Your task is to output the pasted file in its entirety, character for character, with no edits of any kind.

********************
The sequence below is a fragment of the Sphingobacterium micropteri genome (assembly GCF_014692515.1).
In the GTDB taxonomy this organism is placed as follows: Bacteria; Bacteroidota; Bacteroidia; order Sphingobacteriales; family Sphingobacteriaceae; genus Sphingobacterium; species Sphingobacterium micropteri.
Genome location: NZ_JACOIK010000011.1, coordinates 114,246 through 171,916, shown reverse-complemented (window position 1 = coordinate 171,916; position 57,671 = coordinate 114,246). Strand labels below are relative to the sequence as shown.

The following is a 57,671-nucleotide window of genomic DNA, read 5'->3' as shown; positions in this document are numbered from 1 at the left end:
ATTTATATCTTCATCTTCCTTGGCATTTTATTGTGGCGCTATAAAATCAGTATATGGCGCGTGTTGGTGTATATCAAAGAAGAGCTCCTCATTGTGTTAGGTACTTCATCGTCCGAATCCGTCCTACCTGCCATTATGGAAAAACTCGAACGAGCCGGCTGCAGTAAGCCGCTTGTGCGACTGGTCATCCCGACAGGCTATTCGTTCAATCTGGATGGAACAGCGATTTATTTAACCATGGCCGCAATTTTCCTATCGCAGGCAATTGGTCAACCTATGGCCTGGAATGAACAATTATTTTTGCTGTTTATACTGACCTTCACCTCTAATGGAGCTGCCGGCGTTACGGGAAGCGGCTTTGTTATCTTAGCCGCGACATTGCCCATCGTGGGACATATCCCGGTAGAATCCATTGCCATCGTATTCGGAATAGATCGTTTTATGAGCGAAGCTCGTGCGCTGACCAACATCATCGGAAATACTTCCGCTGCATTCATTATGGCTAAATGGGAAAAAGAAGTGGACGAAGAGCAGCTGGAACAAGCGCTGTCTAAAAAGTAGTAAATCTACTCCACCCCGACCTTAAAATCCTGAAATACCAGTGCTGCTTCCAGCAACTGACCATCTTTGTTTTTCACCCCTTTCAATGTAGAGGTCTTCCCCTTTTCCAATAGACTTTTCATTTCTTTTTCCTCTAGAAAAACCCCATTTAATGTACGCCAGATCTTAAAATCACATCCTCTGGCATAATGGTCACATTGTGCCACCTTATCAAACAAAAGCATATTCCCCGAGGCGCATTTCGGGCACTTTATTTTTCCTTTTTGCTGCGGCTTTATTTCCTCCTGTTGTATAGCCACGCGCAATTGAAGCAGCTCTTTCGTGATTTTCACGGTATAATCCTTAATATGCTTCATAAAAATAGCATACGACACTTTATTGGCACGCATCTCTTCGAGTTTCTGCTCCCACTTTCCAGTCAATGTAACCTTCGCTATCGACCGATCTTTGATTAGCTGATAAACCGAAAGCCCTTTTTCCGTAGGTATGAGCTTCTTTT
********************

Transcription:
The sequence below is a fragment of the Sphingobacterium micropteri genome (assembly GCF_014692515.1).
In the GTDB taxonomy this organism is placed as follows: Bacteria; Bacteroidota; Bacteroidia; order Sphingobacteriales; family Sphingobacteriaceae; genus Sphingobacterium; species Sphingobacterium micropteri.
Genome location: NZ_JACOIK010000011.1, coordinates 114,246 through 171,916, shown reverse-complemented (window position 1 = coordinate 171,916; position 57,671 = coordinate 114,246). Strand labels below are relative to the sequence as shown.

The following is a 57,671-nucleotide window of genomic DNA, read 5'->3' as shown; positions in this document are numbered from 1 at the left end:
ATTTATATCTTCATCTTCCTTGGCATTTTATTGTGGCGCTATAAAATCAGTATATGGCGCGTGTTGGTGTATATCAAAGAAGAGCTCCTCATTGTGTTAGGTACTTCATCGTCCGAATCCGTCCTACCTGCCATTATGGAAAAACTCGAACGAGCCGGCTGCAGTAAGCCGCTTGTGCGACTGGTCATCCCGACAGGCTATTCGTTCAATCTGGATGGAACAGCGATTTATTTAACCATGGCCGCAATTTTCCTATCGCAGGCAATTGGTCAACCTATGGCCTGGAATGAACAATTATTTTTGCTGTTTATACTGACCTTCACCTCTAATGGAGCTGCCGGCGTTACGGGAAGCGGCTTTGTTATCTTAGCCGCGACATTGCCCATCGTGGGACATATCCCGGTAGAATCCATTGCCATCGTATTCGGAATAGATCGTTTTATGAGCGAAGCTCGTGCGCTGACCAACATCATCGGAAATACTTCCGCTGCATTCATTATGGCTAAATGGGAAAAAGAAGTGGACGAAGAGCAGCTGGAACAAGCGCTGTCTAAAAAGTAGTAAATCTACTCCACCCCGACCTTAAAATCCTGAAATACCAGTGCTGCTTCCAGCAACTGACCATCTTTGTTTTTCACCCCTTTCAATGTAGAGGTCTTCCCCTTTTCCAATAGACTTTTCATTTCTTTTTCCTCTAGAAAAACCCCATTTAATGTACGCCAGATCTTAAAATCACATCCTCTGGCATAATGGTCACATTGTGCCACCTTATCAAACAAAAGCATATTCCCCGAGGCGCATTTCGGGCACTTTATTTTTCCTTTTTGCTGCGGCTTTATTTCCTCCTGTTGTATAGCCACGCGCAATTGAAGCAGCTCTTTCGTGATTTTCACGGTATAATCCTTAATATGCTTCATAAAAATAGCATACGACACTTTATTGGCACGCATCTCTTCGAGTTTCTGCTCCCACTTTCCAGTCAATGTAACCTTCGCTATCGACCGATCTTTGATTAGCTGATAAACCGAAAGCCCTTTTTCCGTAGGTATGAGCTTCTTTT